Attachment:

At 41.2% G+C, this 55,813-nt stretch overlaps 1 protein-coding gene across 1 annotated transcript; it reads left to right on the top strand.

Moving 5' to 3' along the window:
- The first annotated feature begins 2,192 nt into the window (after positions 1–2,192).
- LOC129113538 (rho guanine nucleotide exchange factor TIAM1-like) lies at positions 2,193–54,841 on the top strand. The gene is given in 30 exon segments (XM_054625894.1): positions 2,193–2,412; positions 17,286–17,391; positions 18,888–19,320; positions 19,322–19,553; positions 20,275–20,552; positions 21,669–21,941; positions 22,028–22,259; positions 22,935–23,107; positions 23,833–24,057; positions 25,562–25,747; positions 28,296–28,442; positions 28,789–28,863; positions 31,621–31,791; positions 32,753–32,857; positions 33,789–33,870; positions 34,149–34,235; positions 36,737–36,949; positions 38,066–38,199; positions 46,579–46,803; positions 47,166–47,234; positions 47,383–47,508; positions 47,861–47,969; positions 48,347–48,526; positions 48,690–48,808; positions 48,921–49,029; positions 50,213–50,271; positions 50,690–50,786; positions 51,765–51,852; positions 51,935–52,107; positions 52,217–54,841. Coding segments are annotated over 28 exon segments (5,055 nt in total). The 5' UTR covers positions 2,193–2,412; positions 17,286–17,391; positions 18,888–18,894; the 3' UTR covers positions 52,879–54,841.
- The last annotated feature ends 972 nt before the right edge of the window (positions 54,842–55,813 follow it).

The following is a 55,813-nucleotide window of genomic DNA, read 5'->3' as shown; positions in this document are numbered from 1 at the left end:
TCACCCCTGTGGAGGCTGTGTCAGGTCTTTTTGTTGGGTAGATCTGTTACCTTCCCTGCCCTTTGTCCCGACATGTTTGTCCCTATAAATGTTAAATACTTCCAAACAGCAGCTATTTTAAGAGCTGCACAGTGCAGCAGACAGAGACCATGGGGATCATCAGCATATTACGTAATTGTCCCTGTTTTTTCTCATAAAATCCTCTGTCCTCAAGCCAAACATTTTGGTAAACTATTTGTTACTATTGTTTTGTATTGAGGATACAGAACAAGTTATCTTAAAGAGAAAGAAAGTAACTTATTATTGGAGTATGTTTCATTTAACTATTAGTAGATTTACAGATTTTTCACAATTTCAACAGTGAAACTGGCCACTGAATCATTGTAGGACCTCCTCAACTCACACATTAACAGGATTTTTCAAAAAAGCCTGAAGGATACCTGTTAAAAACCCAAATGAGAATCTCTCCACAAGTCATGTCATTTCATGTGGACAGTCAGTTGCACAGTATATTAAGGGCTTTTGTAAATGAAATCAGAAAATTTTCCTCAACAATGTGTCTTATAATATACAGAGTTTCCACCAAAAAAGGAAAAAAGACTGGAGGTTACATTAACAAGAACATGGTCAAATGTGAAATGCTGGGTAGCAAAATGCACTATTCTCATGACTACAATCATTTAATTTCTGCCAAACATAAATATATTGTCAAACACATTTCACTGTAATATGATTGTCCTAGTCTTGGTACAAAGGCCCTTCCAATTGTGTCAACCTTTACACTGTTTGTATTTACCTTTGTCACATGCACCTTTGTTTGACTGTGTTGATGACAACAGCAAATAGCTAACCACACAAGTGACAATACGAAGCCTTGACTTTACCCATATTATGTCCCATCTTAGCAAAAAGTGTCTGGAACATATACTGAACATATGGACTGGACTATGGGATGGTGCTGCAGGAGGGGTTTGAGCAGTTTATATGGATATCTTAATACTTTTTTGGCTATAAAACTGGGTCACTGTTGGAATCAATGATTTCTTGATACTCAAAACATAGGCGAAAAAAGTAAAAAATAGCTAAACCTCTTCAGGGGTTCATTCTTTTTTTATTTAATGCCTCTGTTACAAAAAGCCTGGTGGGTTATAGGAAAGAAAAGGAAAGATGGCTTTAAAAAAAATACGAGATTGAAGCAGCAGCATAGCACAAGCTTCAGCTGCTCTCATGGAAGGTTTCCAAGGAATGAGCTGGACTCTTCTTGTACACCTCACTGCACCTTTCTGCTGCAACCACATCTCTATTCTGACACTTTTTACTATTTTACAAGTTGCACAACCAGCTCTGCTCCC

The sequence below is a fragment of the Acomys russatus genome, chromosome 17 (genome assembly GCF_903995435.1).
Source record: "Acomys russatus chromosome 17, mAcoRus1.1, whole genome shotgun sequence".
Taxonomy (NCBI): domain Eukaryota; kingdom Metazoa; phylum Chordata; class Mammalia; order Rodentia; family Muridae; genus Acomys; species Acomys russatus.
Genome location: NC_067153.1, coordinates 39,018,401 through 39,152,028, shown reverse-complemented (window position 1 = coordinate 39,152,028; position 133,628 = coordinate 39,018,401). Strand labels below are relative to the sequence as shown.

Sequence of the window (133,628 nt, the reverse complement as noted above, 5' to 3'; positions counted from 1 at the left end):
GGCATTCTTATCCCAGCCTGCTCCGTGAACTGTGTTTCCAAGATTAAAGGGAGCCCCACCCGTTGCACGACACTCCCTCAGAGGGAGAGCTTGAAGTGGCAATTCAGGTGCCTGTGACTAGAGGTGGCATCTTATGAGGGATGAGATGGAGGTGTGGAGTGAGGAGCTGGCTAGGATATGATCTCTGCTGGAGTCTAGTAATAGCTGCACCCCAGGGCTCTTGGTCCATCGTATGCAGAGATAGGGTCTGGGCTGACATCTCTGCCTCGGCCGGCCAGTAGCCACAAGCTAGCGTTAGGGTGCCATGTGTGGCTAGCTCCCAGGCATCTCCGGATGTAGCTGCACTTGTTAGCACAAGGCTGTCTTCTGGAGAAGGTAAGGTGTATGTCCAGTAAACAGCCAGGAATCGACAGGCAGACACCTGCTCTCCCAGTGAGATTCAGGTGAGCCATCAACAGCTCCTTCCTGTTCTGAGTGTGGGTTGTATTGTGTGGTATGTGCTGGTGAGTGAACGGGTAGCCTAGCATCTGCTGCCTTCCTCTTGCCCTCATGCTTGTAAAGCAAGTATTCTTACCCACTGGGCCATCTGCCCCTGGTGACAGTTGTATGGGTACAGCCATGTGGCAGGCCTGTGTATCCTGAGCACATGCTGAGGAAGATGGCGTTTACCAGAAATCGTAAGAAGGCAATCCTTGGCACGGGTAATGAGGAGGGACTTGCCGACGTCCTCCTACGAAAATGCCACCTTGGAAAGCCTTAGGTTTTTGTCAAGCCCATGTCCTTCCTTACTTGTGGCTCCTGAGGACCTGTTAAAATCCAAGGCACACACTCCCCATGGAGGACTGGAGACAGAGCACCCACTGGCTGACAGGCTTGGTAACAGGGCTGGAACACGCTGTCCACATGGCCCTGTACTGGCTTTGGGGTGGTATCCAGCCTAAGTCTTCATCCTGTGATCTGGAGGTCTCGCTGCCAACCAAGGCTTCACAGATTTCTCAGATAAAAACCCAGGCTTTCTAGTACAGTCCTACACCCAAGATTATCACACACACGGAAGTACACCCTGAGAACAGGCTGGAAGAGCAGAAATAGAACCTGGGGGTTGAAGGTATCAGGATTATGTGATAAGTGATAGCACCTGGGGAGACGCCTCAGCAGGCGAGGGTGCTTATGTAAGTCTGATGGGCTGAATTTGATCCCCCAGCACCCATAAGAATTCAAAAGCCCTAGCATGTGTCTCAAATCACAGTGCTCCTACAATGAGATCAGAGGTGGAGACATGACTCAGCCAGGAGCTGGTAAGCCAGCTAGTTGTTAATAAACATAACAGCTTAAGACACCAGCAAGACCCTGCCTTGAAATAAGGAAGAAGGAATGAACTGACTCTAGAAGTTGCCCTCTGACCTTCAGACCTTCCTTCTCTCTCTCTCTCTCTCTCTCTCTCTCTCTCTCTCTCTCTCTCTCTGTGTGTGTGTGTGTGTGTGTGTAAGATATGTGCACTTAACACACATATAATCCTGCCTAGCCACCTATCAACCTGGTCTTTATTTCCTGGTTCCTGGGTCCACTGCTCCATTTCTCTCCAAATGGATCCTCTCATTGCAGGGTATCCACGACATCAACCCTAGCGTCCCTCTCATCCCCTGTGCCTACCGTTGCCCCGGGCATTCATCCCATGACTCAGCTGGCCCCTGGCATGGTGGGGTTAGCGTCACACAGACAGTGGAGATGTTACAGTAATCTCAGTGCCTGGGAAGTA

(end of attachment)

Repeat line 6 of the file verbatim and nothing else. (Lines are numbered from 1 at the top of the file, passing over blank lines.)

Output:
The following is a 55,813-nucleotide window of genomic DNA, read 5'->3' as shown; positions in this document are numbered from 1 at the left end: